On March 7, 2021, Robinson Nuclear Plant celebrated 50 years of commercial operations, or more simply, 50 years of providing electricity to customers in the Carolinas. In 1971, the plant was the largest nuclear power plant constructed in the world and the first commercial nuclear plant in the southeast. In those 50 years, Robinson has exemplified the benefits of nuclear energy by operating safely, reliably and economically for decades.
Every year Robinson produces 759 megawatts of electricity to homes and businesses that Duke Energy serves. That number is equivalent to enough electricity to power half a million homes each year. Over the decades of power production that number increases to tens of millions of homes receiving their power from the nuclear facility.
It’s not only impressive how much energy Robinson generates, but doing so without harming the environment is all the more significant. Since Robinson and other nuclear plants don’t burn anything, they produce zero carbon emissions – a huge benefit to the environment – and an important piece of Duke Energy’s net-zero emissions strategy. For 2020, Robinson produced enough energy to avoid over 4-million tons of CO2 emissions. That’s the equivalent of taking approximately 887,000 passenger vehicles off the road. Over the life of the plant, more than 126-million tons of CO2 were avoided by having Robinson’s clean, safe and reliable energy coursing through the electric grid – equivalent removing emissions from 27 million passenger vehicles.
To see the environmental benefit of Robinson, look no farther than Lake Robinson, which is a 2,250-acre body of water adjacent to Robinson Nuclear Plant. Created by Carolina Power and Light, the lake serves as a cooling source for the plant. Aside from its operational purpose, the lake and surrounding areas are home to thriving flora and fauna and protected by robust environmental controls managed by employees with a passion for the great outdoors.
In terms of reliability, Robinson, like other nuclear plants, is unmatched. According to the Department of Energy, nuclear plants have the highest capacity factor of other energy sources like natural gas, coal, hydropower and solar energy. Duke Energy’s nuclear plants typically exceed this national average. When extreme weather, such as the unseasonal South Carolina snow and ice or the predictable hurricane arrives, Robinson Nuclear Plant continues to operate due to the plant’s inherently safe and reliable design.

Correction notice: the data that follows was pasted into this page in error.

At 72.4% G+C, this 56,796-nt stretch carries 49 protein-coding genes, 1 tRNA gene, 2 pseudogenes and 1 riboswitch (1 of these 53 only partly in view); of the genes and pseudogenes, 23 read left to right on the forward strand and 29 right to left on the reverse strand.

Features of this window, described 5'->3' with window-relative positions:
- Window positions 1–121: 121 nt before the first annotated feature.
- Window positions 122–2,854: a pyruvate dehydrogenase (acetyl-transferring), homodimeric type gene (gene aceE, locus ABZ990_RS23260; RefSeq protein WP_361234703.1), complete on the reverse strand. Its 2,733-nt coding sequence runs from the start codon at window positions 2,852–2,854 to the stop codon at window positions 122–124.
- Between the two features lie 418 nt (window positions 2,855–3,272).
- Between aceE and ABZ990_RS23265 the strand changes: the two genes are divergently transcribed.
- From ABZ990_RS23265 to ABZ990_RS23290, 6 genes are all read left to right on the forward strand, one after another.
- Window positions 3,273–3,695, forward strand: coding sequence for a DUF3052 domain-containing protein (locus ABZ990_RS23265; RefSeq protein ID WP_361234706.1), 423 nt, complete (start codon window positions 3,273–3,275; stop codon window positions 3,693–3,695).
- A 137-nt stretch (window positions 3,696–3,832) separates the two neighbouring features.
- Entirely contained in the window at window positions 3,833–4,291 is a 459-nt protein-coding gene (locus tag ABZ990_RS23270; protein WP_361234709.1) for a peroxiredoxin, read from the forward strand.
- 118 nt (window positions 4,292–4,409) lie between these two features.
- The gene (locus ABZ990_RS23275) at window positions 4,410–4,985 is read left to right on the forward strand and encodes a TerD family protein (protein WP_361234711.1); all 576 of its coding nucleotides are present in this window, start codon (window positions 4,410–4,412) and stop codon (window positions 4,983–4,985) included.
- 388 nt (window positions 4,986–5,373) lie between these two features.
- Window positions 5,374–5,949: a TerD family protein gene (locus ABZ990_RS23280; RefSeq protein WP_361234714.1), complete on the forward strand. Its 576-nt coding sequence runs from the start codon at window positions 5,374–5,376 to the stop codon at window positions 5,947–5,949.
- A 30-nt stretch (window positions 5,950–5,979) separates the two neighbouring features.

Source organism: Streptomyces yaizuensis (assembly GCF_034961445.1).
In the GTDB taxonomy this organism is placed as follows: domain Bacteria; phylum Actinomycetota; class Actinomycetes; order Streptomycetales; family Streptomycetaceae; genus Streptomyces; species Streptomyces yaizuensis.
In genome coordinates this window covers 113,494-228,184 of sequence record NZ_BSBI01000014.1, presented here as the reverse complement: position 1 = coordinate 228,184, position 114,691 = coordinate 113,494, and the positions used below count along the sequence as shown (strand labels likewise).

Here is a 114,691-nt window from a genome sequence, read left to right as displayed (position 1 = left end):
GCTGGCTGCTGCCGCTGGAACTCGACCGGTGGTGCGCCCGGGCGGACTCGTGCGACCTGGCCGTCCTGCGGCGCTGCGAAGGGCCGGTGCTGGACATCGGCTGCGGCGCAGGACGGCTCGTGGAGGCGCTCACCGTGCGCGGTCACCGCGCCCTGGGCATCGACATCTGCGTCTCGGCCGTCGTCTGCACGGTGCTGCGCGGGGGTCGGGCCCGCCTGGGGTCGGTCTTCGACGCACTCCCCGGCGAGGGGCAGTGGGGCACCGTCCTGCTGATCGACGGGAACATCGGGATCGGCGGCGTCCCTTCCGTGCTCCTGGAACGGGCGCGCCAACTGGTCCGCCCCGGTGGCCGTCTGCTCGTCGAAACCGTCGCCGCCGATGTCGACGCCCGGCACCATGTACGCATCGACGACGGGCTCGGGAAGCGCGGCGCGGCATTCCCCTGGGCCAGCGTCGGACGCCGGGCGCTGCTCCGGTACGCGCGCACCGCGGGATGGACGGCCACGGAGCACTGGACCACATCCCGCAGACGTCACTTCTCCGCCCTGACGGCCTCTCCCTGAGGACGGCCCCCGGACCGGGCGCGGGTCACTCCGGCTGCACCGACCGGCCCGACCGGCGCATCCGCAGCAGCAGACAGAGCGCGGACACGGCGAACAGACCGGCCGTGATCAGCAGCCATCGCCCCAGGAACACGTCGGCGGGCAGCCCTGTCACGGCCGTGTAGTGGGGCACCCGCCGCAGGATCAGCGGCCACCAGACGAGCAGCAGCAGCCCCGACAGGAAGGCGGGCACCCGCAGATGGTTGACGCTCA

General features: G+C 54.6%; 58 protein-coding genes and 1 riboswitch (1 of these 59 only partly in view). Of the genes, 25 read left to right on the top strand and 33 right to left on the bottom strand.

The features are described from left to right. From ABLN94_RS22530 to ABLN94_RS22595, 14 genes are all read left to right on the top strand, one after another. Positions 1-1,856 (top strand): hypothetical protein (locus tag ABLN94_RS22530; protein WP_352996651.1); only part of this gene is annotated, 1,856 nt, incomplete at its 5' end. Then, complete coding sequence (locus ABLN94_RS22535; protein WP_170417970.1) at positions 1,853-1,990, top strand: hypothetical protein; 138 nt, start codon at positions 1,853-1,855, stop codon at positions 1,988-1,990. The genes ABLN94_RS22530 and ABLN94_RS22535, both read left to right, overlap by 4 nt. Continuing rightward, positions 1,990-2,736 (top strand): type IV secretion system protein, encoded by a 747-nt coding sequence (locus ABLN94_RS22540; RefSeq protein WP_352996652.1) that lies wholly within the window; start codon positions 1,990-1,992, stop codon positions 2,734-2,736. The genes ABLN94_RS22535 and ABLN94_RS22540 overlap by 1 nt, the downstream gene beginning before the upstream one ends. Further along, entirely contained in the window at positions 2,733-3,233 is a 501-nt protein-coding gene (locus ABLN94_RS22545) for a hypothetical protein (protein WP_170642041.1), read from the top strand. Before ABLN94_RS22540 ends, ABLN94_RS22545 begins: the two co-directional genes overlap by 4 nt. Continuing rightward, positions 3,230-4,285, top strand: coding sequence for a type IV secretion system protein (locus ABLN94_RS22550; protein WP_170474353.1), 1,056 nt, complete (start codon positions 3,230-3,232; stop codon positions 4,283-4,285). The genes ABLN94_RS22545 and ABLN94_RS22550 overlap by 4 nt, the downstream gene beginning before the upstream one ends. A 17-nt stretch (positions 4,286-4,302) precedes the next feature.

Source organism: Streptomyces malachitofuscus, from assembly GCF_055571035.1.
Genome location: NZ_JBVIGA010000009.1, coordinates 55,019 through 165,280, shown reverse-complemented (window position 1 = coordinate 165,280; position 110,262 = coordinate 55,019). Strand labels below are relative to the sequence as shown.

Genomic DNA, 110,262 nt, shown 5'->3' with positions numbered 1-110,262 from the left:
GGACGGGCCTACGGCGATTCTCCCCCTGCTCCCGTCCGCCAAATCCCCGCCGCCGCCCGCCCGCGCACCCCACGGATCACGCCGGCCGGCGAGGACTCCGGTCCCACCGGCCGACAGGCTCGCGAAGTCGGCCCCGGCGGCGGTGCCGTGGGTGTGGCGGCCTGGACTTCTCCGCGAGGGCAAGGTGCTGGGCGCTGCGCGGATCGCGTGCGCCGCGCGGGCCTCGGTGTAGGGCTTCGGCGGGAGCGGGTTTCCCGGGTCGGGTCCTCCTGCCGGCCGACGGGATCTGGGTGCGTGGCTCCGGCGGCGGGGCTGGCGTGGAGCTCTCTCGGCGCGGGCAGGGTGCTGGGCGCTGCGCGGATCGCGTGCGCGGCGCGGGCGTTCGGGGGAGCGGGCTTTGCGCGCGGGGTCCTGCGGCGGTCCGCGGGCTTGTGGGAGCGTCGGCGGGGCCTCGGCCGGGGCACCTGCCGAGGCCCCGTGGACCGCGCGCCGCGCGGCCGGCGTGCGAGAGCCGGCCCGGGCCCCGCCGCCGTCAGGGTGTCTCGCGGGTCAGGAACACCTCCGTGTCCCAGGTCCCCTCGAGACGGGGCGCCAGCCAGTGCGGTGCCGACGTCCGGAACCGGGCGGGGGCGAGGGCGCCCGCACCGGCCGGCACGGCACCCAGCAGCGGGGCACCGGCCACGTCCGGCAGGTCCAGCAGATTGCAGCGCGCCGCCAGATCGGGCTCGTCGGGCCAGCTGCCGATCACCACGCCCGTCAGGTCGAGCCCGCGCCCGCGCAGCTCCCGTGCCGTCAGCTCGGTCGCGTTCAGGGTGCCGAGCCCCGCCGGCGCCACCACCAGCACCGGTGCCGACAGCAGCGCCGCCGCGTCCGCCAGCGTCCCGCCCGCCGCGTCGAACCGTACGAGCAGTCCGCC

One of the aspects that aids Robinson’s reliability is that its design is far from set in stone. Despite being a 50-year-old plant, Robinson is a fully modern facility due to significant upgrades that have taken place over the years. From new steam generators to the transition from analogue to digital controls to brand new turbine rotors, Robinson has “had some work done” by prioritizing work during refueling outages to include key modifications and enhancements to make the facility even safer and more reliable. In fact, innovation is a word that’s become synonymous with the plant due to multiple Top Innovative Practice awards Robinson has received from the Nuclear Energy Institute.
Continuous operations since the 1970s translates to Robinson being a key part of the local economic landscape for the City of Hartsville and Darlington County. Because of the facility, Duke Energy is the largest property taxpayer in the County, providing significant funding to critical infrastructure and services in the area. The approximately 600 Duke Energy employees at Robinson live in the local community and through their well-paying jobs, earn about 49 percent more than the median S.C. household income. Because of the deep local roots of plant employees, that money stays in the area through their patronage in their daily lives.
Dollars and cents are just one way to measure the local impact. Another way is through the “sweat equity” Robinson employees put into community service. Through the years, employees have logged countless hours volunteering at local schools, charities and non-profit organizations. From collecting hundreds of bicycles to donate to local children in need to serving the homeless community a warm meal at the Hartsville Soup Kitchen, employees are committed to the community. Of note is a 30-year mentoring program with the Darlington County School District.
Thanks to supportive plant neighbors, a dedicated workforce and Duke Energy’s long-term investment in nuclear power to reduce carbon emissions, Robinson Nuclear Plant is poised to continue powering the lives of the local community and beyond well into the future.
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